The Blind Horse barrel room.
“Perfect food and wine pairings are what made me fall in love with wine,” he shared. “We want people to experience those on a daily basis.”
Nye’s long-term goal is to increase the operation’s current 4.200 annual case production up to as much as 10,000 cases
The Blind Horse offers a wine club with three shipments per year of their various selections, which currently include nine dry reds, five dry whites, one sweet red, three sweet whites, and one sweet rosé.
Two of the Wines
The Blind Horse Golden Bay White Blend NV
Packaged in an unusual high-shouldered bottle, this selection is a blend of Chardonnay, Sauvignon Blanc, Pinot Grigio, and Viognier. The first three varietals are sourced from a specific vineyard in Suisun Valley just east of Napa that Nye has relied on for ten years. The Viognier comes from Lodi, California. The wine was barrel aged in two-year-old American oak. It was originally made as a separate 2018 and 2019, but after conducting extensive taste tests, Nye decided that the wine was even better when blended.
This wine pours a very pale yellow. It is lightly aromatic, with subtle citrus and a suggestion of green apple on the nose. That citrus blooms into lemon and grapefruit on the palate. Since the barrels were essentially neutral, there is little or no detectable wood, “butteryness,” or vanilla. (Nye claims to taste some vanilla; I didn’t.) It offers just enough acidity, and ends in a short but crisp finish. Nye made 134 cases. ABV is 14.4%.
The Blind Horse Malbec NV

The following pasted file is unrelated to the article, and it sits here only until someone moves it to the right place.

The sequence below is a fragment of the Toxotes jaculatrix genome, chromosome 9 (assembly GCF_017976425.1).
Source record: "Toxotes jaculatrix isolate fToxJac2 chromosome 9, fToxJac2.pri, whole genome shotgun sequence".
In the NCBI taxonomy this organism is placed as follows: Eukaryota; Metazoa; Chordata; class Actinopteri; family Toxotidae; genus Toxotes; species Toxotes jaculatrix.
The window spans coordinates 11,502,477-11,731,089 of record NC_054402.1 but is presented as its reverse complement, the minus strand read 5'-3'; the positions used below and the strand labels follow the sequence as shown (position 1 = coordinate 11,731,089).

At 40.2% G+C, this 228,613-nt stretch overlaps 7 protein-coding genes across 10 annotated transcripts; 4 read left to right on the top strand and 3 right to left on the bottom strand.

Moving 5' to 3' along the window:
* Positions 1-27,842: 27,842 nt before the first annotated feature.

The fruit for this wine is sourced from the same Suisun Valley vineyard as the Golden Bay. It was aged in a combination of American and French barrels, some new and some three-years old for two to three years. This wine is also a blend of vintages.
It pours a transparent red, with a delicate nose. It features flavors of cherry and blackberry, with a smooth mouthfeel. There is moderate acidity, and subtle tannins, to be expected because of Nye’s penchant for used oak in his aging. There were 394 cases produced. ABV is 13.9%.
Here’s some nitpicking about the bottle labels: my wife is a horse person, and when she saw them exclaimed, “That’s not a drawing of a Percheron! That’s more like a Thoroughbred!” There is also a bit of Braille on the labels that spells out “The Blind Horse.” However, it seems gratuitous to me, as the dots are so shallow I seriously doubt any blind person could read it.
Maison M. Chapoutier has included Braille on their wine labels since 1996, and it more usefully includes information on the producer, the vintage, the vineyard, the region, and the color of the wine. But even there the embossing is quite shallow, so I am suspicious of how useful it really is.
Top of page: https://winervana.com/blog/